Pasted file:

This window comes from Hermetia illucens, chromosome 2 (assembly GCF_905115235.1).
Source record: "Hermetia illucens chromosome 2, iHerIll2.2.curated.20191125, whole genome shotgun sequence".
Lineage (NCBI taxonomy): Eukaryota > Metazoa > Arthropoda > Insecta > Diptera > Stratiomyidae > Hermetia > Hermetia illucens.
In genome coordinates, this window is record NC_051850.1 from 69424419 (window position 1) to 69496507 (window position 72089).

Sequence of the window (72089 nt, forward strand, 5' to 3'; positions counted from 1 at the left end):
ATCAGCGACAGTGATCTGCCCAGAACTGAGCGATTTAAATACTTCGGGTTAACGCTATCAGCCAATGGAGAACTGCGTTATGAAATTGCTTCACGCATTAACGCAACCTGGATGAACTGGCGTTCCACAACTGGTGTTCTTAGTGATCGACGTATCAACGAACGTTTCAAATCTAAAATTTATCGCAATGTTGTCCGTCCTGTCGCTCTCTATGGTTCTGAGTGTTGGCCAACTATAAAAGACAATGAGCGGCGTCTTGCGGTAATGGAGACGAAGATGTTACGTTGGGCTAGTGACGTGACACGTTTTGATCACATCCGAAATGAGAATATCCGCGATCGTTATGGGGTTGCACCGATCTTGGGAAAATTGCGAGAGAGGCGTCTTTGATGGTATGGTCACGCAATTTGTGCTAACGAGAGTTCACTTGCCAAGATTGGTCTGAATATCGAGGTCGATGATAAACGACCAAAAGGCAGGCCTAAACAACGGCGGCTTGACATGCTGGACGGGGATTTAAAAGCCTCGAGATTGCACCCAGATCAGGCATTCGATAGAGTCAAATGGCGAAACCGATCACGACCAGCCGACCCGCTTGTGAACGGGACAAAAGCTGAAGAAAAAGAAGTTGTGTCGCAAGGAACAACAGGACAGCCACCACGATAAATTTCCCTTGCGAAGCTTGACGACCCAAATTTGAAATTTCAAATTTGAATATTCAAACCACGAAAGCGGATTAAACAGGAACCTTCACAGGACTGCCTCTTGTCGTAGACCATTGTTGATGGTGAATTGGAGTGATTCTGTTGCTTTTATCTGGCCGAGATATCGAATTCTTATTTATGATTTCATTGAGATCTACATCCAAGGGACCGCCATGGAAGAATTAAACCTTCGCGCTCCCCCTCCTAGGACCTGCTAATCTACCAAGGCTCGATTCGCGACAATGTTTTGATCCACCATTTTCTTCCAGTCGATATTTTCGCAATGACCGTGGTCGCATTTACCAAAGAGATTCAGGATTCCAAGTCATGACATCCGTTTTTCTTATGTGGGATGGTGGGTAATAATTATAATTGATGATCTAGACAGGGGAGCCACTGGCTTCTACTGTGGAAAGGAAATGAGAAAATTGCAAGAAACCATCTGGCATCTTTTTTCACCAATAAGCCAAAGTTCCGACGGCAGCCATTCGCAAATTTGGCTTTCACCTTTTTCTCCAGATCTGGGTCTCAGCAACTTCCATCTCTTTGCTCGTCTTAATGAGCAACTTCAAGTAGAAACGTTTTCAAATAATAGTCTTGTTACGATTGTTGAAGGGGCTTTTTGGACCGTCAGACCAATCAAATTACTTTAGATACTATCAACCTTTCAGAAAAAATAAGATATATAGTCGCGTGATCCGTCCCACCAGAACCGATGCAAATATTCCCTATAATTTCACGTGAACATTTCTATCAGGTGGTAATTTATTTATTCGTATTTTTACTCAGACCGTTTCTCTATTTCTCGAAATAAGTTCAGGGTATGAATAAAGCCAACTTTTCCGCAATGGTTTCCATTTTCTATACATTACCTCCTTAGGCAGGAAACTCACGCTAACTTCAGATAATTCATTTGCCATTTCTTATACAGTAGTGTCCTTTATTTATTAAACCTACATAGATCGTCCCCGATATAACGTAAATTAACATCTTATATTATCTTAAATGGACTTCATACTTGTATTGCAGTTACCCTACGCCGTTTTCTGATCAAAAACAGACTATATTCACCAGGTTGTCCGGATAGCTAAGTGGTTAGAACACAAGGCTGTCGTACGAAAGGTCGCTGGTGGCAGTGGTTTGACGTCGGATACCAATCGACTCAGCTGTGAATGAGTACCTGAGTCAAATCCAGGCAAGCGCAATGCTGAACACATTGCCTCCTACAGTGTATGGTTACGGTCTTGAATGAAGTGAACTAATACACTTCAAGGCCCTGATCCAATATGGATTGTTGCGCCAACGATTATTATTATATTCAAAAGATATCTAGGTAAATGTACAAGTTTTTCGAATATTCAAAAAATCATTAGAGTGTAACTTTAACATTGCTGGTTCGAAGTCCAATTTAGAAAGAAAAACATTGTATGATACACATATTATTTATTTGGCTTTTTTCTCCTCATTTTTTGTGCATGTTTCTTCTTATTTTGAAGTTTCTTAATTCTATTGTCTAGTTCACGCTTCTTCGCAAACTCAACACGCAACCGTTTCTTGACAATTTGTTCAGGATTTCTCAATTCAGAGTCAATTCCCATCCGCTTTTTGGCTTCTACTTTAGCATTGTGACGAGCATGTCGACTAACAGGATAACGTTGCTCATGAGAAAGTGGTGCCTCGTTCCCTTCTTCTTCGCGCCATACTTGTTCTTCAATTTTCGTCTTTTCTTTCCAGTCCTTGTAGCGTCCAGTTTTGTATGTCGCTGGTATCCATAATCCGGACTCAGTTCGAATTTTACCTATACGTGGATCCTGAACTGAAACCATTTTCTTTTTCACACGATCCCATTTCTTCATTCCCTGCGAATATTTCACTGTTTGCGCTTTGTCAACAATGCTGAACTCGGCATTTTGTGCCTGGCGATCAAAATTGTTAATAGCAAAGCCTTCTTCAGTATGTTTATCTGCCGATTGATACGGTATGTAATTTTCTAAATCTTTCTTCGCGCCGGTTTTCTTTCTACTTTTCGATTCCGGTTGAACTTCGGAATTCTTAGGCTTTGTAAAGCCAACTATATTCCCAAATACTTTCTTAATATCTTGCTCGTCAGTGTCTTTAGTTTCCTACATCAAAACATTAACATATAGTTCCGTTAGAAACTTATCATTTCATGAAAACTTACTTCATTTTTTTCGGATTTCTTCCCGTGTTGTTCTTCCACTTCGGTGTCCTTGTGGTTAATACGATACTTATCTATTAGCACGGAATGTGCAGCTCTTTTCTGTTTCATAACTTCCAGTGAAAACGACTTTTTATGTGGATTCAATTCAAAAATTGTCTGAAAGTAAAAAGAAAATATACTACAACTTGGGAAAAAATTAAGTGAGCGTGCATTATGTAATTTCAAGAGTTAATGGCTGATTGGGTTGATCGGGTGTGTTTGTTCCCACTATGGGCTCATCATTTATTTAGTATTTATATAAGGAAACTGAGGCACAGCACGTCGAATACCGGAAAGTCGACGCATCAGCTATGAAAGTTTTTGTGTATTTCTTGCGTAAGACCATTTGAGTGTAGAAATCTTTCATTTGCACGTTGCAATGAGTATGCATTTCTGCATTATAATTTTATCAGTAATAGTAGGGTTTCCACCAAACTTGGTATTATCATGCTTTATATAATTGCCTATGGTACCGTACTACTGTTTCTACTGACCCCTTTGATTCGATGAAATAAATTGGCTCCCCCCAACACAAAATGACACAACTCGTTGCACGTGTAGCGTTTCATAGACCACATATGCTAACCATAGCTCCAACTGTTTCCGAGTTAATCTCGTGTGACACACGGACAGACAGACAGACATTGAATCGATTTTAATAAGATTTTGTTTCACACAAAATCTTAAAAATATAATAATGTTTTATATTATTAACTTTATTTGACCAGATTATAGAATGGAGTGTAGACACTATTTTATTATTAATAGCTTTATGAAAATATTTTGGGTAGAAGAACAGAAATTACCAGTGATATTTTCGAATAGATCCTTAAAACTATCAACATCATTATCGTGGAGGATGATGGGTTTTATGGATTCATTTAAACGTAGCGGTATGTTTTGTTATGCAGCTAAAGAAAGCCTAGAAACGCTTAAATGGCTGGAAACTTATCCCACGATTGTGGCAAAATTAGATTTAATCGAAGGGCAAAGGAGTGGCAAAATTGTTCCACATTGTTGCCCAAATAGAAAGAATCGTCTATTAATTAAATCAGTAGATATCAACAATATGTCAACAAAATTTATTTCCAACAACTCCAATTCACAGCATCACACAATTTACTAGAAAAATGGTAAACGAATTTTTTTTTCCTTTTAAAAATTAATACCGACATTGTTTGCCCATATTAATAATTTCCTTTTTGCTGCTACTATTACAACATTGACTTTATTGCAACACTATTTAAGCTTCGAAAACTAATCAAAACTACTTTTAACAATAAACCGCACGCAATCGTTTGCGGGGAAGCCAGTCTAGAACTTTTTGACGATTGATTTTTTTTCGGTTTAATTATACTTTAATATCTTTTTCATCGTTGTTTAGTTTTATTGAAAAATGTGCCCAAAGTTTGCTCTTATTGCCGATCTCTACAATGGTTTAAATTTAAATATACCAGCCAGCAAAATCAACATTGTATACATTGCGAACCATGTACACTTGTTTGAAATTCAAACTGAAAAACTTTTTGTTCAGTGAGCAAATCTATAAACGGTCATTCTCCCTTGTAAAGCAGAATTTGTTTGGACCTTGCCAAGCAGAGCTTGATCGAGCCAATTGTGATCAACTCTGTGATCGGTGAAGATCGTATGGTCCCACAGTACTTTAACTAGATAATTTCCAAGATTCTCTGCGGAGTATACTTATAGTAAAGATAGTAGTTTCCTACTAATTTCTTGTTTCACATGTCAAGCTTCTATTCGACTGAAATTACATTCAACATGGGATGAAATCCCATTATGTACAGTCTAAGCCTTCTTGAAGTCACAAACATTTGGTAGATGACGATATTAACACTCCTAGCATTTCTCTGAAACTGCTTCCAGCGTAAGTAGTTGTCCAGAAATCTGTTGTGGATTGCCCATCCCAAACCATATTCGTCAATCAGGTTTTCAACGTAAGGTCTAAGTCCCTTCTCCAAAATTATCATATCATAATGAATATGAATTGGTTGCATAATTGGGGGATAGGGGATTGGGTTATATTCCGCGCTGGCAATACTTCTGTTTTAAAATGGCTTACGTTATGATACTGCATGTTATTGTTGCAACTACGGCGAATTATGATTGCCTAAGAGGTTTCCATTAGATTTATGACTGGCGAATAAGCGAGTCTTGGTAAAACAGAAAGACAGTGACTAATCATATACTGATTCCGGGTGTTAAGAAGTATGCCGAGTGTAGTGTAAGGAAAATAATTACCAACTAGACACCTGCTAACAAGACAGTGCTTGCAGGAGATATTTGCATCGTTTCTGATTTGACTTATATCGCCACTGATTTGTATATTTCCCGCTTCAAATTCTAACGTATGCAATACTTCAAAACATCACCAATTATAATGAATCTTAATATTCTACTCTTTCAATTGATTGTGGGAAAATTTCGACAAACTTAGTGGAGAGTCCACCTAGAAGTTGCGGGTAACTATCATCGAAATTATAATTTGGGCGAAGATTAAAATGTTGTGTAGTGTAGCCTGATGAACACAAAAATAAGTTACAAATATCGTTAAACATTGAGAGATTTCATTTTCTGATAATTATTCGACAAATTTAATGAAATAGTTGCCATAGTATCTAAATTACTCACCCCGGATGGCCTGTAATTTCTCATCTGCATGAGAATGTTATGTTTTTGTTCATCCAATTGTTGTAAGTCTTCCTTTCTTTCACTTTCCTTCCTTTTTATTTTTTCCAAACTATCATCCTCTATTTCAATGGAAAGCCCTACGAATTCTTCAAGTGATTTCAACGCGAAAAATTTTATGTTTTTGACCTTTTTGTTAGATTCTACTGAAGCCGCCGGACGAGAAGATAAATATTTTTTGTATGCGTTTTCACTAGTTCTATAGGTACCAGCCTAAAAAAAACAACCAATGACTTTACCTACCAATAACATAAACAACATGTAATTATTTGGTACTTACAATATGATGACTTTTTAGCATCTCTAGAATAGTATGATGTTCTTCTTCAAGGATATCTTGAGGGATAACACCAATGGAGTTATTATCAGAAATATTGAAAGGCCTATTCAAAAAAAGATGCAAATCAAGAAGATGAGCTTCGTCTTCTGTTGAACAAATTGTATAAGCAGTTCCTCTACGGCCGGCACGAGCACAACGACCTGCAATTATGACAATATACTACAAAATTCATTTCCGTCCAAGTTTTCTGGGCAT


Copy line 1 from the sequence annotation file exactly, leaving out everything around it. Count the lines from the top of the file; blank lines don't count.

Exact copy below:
This window comes from Hermetia illucens, chromosome 2 (assembly GCF_905115235.1).